We arrive at the food market a little after sundown: the tour group had gone for sunset cocktails together and then headed their separate ways for dinner. Strolling past the stalls earlier that day - seeing the chatty vendors setting up their offerings for the night - had ensured we'd be heading back there come meal time. We are hungry so here we are!
As soon as we get there a smiling tout approaches us and eagerly explains the foods available at his table tonight. "This is beef, and this is tandoori beef. This one is chicken, and this one is tandoori chicken. It's like the tandoori beef but with chicken. This is telapia..." and on it goes. Octupus, squid, vegetable skewers, shrimp, felafel, naan, roti and samosas. A spread fit for kings. My mouth is watering. We explain that we have just arrived and want to look around first. And so we move on.
The next table employs a tout too: smiling, friendly and eager. "Hello my friends, let me take a small moment of your time to explain what's on offer. This is beef, and this is tandoori beef. This one here, see, is chicken. This is chicken too, but tandoori chicken. You see?..." I can see a pattern emerging here. The table offers the exact same foods, at the exact same prices, and is even arranged identically (meat front left, seafood front right, samosas, felafel and breads back left, a little space for food prep back right). Again we move on, eager to see a little variety. I spot a sugar cane man; grinding and squeezing the sweet juices out for purchase as a drink. I make a mental note to come back and try that.
The next tout who approaches us is given a stern ultimatum: "Unless you can show or tell me something different to any of the other tables, I'm not buying." He gives me a little smile and launches in. "This is beef, and this is tandoori..." bla bla bla... until I hear mahi-mahi! That's different! And it's Sjane's favourite fish. Seems he's jagged our business for the evening. We order a bit of everything, pay and head off to find somewhere to sit and eat.
I leave Sjane momentarily to go back and get some chilli sauce (no surprises there) only to return and find Sjane deep in conversation with the lady next to her (again, no surprises). Amina is a Zanzibari Tanzanian currently living in West London and we chat about a whole host of things: Islam and the respective times for men and women's Call To Prayer, pronunciations of basic Swahili words, raising teenagers in England with some value of their cultural heritage ("Ugali is prison food, Mum!). Mostly we talk about Zanzibar and how it's changed since her childhood. She remembers wandering down to the Forodhani Food Markets alone as a small girl and buying a stick of sugar cane to munch and suck on. Listening to the friendly vendors chat and do business under the dimly lit trees it's easy to be transported back in time: it seems to me that it may look different but the heart of Forodhani is still very much the same. A meeting place for locals and visitors, a place to socialise and listen to the waves caress the shore. Amina's husband returns from the mosque and they take their leave. I wish them a "good apetite" in more appalling Swahili.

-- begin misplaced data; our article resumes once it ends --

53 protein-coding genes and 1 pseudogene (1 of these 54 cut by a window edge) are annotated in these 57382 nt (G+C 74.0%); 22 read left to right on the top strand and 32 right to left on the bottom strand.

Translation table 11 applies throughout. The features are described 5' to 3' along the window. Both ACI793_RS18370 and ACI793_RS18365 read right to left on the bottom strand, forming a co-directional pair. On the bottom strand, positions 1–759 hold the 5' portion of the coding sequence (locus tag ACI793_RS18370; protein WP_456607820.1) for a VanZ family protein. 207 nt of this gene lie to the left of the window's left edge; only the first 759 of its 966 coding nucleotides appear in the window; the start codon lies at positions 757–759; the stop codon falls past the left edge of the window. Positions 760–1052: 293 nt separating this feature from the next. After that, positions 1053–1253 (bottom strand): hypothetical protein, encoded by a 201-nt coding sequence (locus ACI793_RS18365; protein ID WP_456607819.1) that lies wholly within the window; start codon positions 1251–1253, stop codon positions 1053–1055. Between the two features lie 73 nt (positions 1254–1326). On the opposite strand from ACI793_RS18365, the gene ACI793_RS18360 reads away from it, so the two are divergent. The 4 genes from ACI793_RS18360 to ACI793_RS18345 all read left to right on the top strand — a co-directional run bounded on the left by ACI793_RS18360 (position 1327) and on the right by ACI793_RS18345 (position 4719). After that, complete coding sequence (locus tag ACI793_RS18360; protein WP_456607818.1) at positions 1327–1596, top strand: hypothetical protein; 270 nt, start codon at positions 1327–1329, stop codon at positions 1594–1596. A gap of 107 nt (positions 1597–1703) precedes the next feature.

All this sugar cane talk has made me thirsty, so we head off to buy a drink. It's as good as it sounds; sweet and refreshing, with a little lime or something added. As fresh as humanly possible. It'd be rude not to stay for dessert, so Sjane grabs a Zanzibari Pizza (crispy pan-seared crepe folded over Snickers, nutella and banana) and I grab another sugar cane juice for good measure. We go to bed with full bellies and smiles on our faces.
The remainder of our time in Zanzibar was spent on the north-western beaches called Kembwe. Here Sjane elected to go for a scuba dive and I elected to lie on the beach and relax. We both had plenty of sunset cocktails, and have to thank the Goldfinches for keeping us well hydrated while on island time. I don't really want to leave!